alec_t

Well-Known Member
Most Helpful Member
As for tricky-to-decipher colour bands on resistors, I find it helps to get a close up photo of the component, then use the colour probe tool in an image processing app to determine the R,G,B components.
 

gary350

Well-Known Member
Is it really the light that is the problem? Or just the smallness? I'd assume the presence of a loupe would be a far greater help than the type of light used.
Good idea but, used salvaged parts have faded number. Bigger does not make almost invisible number easier to read. Magnifier is helpful for numbers not very faded.
 
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gary350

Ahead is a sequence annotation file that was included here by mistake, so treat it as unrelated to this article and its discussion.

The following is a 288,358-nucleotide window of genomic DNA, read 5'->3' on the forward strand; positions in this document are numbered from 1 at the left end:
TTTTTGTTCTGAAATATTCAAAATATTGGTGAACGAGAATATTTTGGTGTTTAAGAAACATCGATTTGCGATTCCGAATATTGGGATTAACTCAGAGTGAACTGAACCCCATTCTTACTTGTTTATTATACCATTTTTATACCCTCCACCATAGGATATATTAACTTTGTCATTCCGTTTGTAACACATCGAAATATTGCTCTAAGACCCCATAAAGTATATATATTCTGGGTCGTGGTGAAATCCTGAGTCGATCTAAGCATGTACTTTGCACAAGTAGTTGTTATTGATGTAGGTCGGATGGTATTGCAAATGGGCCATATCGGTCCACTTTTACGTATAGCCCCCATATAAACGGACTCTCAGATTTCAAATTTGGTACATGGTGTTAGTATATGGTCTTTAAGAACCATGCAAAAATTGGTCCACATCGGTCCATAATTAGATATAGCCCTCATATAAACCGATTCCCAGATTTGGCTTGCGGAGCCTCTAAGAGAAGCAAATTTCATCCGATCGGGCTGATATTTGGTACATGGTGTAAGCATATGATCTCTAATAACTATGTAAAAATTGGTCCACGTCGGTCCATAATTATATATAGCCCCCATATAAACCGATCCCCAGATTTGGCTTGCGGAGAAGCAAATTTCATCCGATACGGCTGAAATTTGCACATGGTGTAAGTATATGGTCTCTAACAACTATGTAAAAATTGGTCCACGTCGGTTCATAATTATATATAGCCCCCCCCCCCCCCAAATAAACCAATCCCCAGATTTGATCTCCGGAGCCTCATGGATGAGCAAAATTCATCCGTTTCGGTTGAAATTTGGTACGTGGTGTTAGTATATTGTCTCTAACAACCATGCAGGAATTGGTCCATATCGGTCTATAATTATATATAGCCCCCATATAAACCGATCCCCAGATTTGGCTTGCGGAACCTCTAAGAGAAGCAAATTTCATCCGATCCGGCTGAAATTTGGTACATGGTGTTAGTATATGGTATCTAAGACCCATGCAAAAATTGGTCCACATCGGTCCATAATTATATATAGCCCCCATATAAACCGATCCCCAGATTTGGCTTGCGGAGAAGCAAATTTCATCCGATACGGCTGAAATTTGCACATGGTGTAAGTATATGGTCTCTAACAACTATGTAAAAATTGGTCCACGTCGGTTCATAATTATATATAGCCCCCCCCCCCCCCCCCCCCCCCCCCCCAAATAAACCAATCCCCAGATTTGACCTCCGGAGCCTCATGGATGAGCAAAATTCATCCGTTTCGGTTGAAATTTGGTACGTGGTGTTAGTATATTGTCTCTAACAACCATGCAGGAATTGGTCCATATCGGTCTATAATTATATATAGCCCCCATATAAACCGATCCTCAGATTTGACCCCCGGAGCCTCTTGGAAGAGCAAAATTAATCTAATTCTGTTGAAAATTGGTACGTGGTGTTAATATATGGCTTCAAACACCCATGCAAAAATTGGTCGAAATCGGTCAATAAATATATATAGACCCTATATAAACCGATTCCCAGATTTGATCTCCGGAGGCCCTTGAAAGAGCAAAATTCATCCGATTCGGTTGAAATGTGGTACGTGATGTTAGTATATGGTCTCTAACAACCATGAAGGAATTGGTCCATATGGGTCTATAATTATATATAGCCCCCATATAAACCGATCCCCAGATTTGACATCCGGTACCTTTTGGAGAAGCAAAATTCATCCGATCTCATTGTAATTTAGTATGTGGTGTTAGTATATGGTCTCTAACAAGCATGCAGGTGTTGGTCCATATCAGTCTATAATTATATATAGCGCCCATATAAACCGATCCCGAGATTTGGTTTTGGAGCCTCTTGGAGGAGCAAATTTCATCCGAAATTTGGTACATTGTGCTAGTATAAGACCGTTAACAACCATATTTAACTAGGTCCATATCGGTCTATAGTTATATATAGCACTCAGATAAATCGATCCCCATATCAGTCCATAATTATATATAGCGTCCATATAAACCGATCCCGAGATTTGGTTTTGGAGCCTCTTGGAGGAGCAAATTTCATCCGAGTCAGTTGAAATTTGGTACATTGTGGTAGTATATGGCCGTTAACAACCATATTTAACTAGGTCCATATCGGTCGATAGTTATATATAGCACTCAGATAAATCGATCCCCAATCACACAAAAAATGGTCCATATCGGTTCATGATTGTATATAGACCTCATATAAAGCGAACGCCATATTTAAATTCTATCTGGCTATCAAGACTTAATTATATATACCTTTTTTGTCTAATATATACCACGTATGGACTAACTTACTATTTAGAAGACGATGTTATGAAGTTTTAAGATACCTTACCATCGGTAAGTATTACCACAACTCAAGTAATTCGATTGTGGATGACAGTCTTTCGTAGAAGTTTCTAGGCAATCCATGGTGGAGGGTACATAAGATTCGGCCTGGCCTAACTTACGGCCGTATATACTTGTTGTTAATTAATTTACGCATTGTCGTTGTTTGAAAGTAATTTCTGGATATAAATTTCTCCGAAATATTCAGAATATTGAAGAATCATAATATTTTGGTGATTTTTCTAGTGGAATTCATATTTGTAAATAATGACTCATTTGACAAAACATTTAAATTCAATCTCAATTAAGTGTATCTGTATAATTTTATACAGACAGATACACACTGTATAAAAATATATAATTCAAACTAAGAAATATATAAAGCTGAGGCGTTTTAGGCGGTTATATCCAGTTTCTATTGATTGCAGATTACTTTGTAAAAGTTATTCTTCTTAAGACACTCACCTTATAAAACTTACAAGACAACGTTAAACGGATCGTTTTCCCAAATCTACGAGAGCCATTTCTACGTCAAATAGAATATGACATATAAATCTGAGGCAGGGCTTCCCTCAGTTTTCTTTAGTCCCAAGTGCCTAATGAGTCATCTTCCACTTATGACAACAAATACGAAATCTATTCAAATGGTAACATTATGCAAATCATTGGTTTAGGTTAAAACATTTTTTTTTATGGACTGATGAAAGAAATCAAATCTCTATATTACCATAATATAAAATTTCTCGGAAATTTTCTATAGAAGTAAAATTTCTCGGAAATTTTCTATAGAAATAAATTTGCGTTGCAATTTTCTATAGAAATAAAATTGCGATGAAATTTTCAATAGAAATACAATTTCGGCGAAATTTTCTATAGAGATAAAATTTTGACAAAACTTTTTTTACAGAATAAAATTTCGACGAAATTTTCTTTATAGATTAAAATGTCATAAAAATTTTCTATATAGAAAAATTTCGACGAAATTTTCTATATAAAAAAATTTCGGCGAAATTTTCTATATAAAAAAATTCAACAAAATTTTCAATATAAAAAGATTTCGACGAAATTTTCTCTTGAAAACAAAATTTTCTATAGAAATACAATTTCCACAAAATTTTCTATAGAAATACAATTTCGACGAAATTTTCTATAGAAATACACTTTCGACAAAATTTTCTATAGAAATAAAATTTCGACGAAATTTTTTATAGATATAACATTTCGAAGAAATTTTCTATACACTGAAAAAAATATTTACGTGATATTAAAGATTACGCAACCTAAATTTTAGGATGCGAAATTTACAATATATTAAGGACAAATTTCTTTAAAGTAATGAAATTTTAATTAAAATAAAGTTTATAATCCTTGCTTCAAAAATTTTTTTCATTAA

Well-Known Member
I have a desk lamp with a "grow" lamp see https://www.ikea.com/au/en/catalog/products/40373682/

Makes invisible writing easy to read.

Mike.
I have a work shop lamp. Maybe if I had a light bulb like a grow light that make light almost = to sunlight it might work to read part numbers. If I take hard to read parts outside in the sun I have no trouble reading them. 2 days this week is the first time we have seen the sun in 2 months. Now it is over cast and rain again. TN gets 250 days of rain per year.
 

Mickster

Well-Known Member
I use a combination of an illuminated desktop magnifying lamp on an articulated arm, and a regular incandescent/LED flashlight, plus the MKI eyeball.
MKI eyeball looks through the illuminated desktop magnifying lens, and the DUT is manipulated, along with the flashlight, to provide the most legible result. Shining the flashlight at a shallow angle, across the face of the device, gives good results IMO.